There are few resources where multi-system questions are appropriately answered, and this is one of them. Perl is such a wonderful gluey mess that people use it for all kinds of things. There are a few others (UGU comes to mind), but often such are so diluted by their need to handle many variants of their subject matter.

      I can appreciate that many neophytes come to PerlMonks looking for answers to questions about core Perl, but there are also those of us who are here to seek insight and to share experience about far more exotic usages and interations.

      Why cannot PM serve both? As it is now, both mundane and exotic questions share space on SoPW. If there were to be a distinction, both questioners and answerers would have direct access to that which they seek. No longer would neophytes be confused by exotica, and no longer would arcane practitioners have their incantations swept away upon the winds of mundane dust.
Re: unanswered questions
by davido (Archbishop) on Aug 01, 2005 at 17:00 UTC

    Here's the problem with that idea:

    What constitutes an answered question, and how will we ensure that all answered questions get marked as such?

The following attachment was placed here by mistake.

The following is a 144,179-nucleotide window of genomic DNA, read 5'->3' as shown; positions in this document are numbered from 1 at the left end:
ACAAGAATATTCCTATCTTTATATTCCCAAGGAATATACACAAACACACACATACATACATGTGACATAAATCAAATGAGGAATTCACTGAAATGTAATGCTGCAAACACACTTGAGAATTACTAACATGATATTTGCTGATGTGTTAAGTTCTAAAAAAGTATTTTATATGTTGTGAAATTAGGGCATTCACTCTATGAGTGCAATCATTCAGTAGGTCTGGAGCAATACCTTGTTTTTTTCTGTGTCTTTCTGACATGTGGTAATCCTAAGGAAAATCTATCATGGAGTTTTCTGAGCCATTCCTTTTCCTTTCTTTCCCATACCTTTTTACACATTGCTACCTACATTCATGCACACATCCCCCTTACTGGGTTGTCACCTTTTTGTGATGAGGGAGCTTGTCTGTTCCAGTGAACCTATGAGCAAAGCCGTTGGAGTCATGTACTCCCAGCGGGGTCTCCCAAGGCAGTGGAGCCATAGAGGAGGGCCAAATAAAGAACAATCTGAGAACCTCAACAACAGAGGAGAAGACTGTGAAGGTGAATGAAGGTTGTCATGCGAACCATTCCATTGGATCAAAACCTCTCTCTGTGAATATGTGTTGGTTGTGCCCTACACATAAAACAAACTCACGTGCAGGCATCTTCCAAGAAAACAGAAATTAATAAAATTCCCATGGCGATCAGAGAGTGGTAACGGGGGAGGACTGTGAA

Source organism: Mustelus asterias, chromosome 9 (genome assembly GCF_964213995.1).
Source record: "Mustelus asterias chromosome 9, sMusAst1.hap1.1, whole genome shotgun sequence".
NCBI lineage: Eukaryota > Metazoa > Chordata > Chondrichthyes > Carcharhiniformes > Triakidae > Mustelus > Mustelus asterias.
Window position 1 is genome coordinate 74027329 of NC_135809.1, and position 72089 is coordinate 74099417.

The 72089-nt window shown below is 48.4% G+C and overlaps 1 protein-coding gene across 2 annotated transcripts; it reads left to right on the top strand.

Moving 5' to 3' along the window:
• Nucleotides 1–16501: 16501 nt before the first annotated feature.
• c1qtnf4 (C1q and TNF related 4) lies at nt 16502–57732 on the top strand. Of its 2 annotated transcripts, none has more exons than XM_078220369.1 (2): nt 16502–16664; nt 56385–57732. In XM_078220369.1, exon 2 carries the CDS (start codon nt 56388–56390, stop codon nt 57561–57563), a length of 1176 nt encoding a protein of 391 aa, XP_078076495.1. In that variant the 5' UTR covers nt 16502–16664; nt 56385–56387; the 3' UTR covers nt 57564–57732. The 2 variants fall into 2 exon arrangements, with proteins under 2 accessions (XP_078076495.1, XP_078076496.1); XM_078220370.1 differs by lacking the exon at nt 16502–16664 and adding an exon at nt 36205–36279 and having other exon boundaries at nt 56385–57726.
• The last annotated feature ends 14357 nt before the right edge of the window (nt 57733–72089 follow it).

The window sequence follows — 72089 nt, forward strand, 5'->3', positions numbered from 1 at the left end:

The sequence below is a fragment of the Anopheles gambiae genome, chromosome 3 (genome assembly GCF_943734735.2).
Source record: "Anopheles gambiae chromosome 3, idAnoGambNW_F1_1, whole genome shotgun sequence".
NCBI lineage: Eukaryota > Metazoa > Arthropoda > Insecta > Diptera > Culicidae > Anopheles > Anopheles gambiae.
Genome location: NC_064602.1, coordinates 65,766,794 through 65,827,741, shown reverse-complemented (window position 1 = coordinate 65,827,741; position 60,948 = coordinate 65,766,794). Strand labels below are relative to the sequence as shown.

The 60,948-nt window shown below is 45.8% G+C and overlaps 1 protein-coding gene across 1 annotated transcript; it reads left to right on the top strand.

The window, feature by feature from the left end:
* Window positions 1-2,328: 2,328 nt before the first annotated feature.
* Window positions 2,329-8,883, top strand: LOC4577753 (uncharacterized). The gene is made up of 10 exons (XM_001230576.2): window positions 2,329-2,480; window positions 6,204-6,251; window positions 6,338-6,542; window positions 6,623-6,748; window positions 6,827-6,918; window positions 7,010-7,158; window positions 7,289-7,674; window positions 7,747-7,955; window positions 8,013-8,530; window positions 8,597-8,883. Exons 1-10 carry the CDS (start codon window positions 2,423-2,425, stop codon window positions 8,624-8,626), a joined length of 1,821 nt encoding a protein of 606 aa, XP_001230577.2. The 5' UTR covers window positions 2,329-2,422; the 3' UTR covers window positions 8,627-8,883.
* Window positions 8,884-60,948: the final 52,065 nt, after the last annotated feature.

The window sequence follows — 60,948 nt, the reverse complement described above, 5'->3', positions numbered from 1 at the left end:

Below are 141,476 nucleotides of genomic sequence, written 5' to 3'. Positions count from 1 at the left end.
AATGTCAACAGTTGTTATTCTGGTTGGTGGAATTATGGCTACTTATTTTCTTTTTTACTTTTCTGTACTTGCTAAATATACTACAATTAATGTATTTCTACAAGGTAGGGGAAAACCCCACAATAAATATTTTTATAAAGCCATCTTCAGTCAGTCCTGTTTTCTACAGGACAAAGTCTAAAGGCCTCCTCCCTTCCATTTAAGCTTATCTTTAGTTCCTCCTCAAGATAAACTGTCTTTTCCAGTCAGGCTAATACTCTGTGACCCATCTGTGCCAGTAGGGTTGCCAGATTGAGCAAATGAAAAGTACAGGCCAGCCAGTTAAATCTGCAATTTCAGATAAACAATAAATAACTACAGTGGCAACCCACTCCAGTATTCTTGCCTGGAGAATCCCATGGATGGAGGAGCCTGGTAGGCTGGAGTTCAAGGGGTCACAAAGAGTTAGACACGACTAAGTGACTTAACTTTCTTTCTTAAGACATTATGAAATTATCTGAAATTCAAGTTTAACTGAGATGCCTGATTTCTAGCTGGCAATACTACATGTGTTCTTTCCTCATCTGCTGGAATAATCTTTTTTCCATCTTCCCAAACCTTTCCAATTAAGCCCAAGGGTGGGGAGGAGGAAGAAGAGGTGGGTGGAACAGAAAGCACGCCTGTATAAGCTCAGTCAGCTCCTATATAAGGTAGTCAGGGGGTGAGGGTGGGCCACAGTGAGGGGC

First I'll address the first point, "What constitutes an answered question?" Obviously a question may have responses without being adequately answered. Other times a question may have good answers that aren't sufficiently understood by the inquisitor. Other times a question may have no responses at all, but the person answering the question may update his node appending a note saying (s)he solved the problem. And of course, there are those questions that do actually get answered (the majority).

    But how do we automate the process of marking such questions as answered? We don't; it can't be done. This is something that only the OP can decide. And sometimes the OP is just clueless enough as to never even realize his question has been answered. ...and that leads me to my next point...

    " will we ensure that all answered questions get marked as such?" Again, we can't. Many questions get asked anonymously. Many get asked by one-hit-wonders (people who ask a question and are never heard from again). And then there are us normal (or abnormal) people who do come back again and again, but who probably (if normal is like me) will forget to mark questions as being answered. Some people will get good answers but not realize it. Others will forget to check it off. Others won't even come back. And others won't care. And yet it cannot be the job of anyone other than the OP to check off a node as answered.